So that’s why they’re, first and foremost, fixated on whatever amount I give you, I have to be convinced that you’ve got the wherewithal and the expertise to finish the building. And so hence, their equity requirements in that regard and hence, their personal guarantees on finishing of the building. Now once you’ve got a building, then they’ll generally go and say, OK, I don’t have to have a personal guarantee anymore. At least I know what to do with a building if I take it over if you’ve got a certificate of occupancy. So usually I can get off a personal guarantee then.

When you talk about a loan to values, it gets back to how “out there” is it, and how aggressive are the lenders. The notion is that if you’re creating– a typical building, a typical development usually has a profit margin of 20%, 25%, just something like that. And so you go OK, the magic– the ingredients of the cake, including labor, cost 80, and I can sell the cake for 100. Right? Ingredients, including labor, and oversight of the building, cost 80, and when it’s done, it’s worth 100. Because that’s the return to doing all that brain damage we talked about and managing all that risk.

Therefore, what they will usually say is I need at least 20% equity. Because what if you build it, but it didn’t create any value. What if at all it’s worth is the ingredients? And given that as a rule of thumb, they’ll end up where a typical construction loan in a typical market would be something in the range of 70% to 80% of all costs, including land, including labor, including materials.

That often translates to saying, OK, the equity in the deal is you put up the land. You go buy the land, Bruce, as the developer. You control the land. And the land, let’s say, by the rule of thumb– not by reality, but by the rule of thumb– is 20% to 30% of the total cost. So if you put up the land, I’ll put up the rest of the construction cost. And that means we end up 70% to 80% total leverage on all costs, which means if you added no value, I still am money good. Because I’m going to take your land along with everything else.


PETER LINNEMAN: And so that’s crudely the thing. And then what they will say is on replacing it with a loan, that they’ll say typically lenders don’t want to do more than about 70% loan to value. So I’ve got to have some amortization on this so that when your loan is due, somebody will be out there willing to make a 70% loan to take it out at what I think the value will be then. So it’s all crude. If you go to Williston, North Dakota, it’ll be less loan available with faster amortization. Because what do I do if they stop drilling? If you go to midtown Manhattan, where land is a bigger component of the price, or Tokyo, where the land is a huge component of the price, I’ll lend you more even to help you buy out the land because that’s how the math works. But that’s a crude sense of where it comes out.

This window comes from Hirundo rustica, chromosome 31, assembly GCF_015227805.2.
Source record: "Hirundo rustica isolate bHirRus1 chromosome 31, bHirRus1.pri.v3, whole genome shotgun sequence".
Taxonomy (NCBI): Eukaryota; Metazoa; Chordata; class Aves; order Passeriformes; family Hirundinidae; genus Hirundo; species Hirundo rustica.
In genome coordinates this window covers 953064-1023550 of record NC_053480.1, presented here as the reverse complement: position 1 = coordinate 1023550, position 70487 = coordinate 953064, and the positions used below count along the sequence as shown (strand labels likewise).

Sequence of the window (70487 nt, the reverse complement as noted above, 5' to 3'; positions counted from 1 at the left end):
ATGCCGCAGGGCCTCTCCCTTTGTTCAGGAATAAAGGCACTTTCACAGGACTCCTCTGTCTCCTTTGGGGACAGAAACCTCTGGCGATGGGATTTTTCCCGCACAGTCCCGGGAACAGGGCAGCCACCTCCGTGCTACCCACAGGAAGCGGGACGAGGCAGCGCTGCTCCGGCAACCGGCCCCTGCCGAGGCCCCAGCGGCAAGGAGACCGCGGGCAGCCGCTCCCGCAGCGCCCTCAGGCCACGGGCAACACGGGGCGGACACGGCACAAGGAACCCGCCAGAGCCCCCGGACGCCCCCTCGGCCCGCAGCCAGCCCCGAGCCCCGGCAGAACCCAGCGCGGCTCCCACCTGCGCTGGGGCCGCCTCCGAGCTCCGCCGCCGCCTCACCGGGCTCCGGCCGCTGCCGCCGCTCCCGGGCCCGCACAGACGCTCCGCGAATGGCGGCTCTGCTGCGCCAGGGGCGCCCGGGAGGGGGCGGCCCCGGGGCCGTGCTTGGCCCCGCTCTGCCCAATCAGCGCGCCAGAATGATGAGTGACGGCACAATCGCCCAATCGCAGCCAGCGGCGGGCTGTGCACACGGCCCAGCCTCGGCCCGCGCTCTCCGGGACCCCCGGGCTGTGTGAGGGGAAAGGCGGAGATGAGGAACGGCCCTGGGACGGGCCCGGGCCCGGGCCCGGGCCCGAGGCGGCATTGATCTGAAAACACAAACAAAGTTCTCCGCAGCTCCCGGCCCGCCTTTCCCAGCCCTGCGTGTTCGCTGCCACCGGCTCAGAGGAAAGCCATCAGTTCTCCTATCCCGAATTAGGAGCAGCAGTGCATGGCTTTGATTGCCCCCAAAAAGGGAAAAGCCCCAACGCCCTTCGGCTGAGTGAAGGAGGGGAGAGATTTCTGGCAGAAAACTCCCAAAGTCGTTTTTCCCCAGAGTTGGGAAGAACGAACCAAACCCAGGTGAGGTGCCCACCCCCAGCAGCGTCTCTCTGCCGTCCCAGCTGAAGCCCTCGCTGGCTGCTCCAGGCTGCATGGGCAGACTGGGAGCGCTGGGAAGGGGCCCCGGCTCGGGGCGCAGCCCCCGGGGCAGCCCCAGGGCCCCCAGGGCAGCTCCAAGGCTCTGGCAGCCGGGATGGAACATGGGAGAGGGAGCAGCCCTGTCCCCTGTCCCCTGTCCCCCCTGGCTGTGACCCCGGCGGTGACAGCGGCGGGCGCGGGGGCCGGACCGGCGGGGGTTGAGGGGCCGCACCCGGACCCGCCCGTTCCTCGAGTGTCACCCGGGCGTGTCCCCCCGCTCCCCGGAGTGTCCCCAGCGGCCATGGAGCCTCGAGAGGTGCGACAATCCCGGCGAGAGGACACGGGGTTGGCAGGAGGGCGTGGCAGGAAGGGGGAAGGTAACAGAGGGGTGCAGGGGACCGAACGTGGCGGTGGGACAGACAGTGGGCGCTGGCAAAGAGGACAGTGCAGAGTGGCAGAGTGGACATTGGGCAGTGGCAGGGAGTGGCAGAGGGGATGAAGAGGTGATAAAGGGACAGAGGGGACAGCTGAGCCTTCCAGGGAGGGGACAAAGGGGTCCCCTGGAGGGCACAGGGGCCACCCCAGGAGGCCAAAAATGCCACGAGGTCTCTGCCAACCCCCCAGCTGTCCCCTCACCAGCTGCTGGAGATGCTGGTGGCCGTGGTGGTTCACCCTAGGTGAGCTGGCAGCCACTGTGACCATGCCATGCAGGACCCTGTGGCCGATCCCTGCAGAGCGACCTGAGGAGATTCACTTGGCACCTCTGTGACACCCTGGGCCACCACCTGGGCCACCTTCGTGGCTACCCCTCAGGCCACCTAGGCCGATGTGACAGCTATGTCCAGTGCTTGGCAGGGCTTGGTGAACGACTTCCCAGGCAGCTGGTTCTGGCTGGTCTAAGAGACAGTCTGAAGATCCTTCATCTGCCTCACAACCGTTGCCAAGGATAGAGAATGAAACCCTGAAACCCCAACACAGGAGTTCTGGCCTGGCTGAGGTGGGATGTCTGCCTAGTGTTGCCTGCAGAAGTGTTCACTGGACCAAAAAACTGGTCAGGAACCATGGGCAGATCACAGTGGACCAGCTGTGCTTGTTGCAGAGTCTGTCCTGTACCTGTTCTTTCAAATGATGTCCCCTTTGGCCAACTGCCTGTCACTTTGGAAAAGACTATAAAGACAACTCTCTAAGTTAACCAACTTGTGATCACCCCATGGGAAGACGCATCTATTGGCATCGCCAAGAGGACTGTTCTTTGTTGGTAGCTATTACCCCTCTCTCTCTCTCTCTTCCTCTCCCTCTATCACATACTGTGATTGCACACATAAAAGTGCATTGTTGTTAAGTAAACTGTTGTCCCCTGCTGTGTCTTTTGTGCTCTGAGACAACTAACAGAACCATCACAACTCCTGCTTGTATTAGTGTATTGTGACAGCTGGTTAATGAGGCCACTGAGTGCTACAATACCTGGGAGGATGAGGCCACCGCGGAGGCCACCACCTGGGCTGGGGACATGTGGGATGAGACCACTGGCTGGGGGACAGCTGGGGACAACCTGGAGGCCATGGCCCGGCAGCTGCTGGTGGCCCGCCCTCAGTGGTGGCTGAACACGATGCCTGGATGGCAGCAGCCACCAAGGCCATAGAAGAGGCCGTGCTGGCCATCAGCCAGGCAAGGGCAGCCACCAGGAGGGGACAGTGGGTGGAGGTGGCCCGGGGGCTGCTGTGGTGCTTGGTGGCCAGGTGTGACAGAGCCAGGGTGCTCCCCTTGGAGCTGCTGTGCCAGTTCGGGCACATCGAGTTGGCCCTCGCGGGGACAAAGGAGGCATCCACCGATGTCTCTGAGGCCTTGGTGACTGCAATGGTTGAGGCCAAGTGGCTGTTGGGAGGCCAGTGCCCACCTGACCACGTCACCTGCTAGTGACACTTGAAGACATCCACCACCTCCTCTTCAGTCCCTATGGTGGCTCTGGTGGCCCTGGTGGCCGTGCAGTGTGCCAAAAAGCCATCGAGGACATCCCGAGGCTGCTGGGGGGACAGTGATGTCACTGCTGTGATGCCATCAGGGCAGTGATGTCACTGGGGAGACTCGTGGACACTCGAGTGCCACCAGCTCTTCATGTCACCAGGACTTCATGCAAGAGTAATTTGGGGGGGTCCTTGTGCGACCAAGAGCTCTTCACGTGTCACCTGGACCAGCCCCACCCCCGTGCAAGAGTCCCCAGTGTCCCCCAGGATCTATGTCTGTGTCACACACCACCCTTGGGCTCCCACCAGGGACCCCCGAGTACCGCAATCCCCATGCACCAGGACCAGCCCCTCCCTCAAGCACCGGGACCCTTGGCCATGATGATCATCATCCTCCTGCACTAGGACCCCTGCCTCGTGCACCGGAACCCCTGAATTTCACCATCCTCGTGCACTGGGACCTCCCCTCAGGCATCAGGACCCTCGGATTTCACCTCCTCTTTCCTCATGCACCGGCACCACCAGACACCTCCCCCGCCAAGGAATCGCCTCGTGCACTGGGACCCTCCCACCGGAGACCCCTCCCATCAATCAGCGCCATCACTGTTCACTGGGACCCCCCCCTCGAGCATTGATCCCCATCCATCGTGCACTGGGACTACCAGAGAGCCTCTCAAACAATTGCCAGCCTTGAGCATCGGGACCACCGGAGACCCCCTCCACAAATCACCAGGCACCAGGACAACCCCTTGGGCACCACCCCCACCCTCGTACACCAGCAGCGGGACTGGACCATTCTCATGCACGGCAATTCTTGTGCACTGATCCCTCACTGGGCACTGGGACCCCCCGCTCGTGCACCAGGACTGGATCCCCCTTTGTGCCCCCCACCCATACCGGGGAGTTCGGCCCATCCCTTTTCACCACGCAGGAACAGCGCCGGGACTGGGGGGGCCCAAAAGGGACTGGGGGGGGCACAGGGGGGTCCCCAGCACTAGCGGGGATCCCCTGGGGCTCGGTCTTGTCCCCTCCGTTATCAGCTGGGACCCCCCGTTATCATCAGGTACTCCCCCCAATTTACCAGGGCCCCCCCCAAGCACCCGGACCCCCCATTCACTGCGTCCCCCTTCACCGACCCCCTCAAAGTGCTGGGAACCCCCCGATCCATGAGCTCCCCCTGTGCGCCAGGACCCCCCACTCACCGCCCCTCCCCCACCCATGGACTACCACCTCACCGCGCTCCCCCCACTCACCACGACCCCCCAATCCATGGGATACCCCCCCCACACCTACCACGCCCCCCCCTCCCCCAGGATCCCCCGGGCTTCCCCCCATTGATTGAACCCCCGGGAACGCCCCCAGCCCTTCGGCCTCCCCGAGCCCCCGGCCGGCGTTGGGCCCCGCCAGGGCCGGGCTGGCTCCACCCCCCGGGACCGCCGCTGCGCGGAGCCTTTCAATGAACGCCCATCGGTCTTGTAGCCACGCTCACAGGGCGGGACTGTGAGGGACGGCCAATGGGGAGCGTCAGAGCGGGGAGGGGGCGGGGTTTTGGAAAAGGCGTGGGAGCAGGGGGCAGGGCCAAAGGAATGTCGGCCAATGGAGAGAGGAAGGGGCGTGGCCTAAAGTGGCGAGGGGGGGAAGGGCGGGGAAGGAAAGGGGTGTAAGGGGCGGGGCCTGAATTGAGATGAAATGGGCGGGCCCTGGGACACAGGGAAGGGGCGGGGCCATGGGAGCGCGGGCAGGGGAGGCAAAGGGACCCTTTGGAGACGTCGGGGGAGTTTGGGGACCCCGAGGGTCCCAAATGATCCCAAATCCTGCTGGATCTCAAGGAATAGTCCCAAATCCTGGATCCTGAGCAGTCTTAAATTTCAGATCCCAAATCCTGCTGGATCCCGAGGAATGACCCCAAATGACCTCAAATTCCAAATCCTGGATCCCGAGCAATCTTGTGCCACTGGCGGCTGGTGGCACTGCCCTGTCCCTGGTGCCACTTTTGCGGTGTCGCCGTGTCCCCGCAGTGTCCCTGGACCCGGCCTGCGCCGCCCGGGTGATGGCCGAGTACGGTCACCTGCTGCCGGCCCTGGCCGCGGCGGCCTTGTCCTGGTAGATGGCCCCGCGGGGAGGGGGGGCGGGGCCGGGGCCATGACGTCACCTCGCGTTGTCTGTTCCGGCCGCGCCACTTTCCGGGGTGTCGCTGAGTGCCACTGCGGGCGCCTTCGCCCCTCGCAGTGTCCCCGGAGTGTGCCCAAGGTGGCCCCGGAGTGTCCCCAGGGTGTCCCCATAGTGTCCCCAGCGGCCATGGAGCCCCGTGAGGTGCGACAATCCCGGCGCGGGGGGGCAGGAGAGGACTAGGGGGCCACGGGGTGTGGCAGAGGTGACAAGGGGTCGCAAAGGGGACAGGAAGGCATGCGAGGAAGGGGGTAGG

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Key Terms

To view the definition, click or press on the term. Repeat to hide the definition.

Development of a property without any contracts for pre-sold or pre-leased space.

The relatively little revenue that may be generated during the initial stages of real estate development but is expected to terminate at the start of construction.

The purchase price of the site and associated transfer costs.

Costs relating to construction such as materials, labor, and construction contractor services.

Broadly defined as indirect costs (costs that are not land or hard costs); includes the costs of architects, engineers, and construction loan interest, as well the costs of legal services, insurance, and consultants.

A short-term loan provided by a lender for the purpose of new property construction.  The principal amounts needed for incurred project costs are borrowed monthly (through a loan draw request) and loan interest accrues (accumulates) and is added to the loan principal balance.

Development company expenses such as project management salaries, back-office work, and accounting fees.

Changing the zoning classification of or the allowable uses on a site.

The paid exclusive right to purchase a site at a future point in time at a pre-negotiated price.

Document issued by a local government agency or building department certifying a building’s compliance with applicable building codes and other laws and indicating it to be in a condition suitable for occupancy.

The contracting with a future tenant of a new development that obliges the tenant to sign a pre-agreed lease upon construction completion.

Sale of residential units prior to construction completion; typically pre-sales are priced at a discount to pro forma pricing for completed units.

The minimum price at which a residential developer can sell units as enforced by the lender, which ensures the lender is fully compensated for their loss of collateral.

Build to an X means that projected NOI for the property upon stabilization divided by the expected total development cost equals X%; so to build to a 10 means that your stabilized annual NOI return is 10% of the total development cost.

To sell to an X means that stabilized NOI divided by your projected sales price is X%. Synonymous with the going-out cap rate.

Gross Development Profit Margin = (expected going-in cap rate / expected going-out cap rate) – 1

Chapter Headings

  • Development
  • The Two Business Phases of Development
  • Phase I: The Negative Cash Flow Business
  • Phase II: The Positive Cash Flow Business
  • Certainty of Cash Flows
  • Revenue Risk Mitigation
  • Pre-Leasing
  • Pre-Sales
  • Delay Risk
  • Opportunity
  • Options and Development
  • The Develop Versus Buy Analysis Framework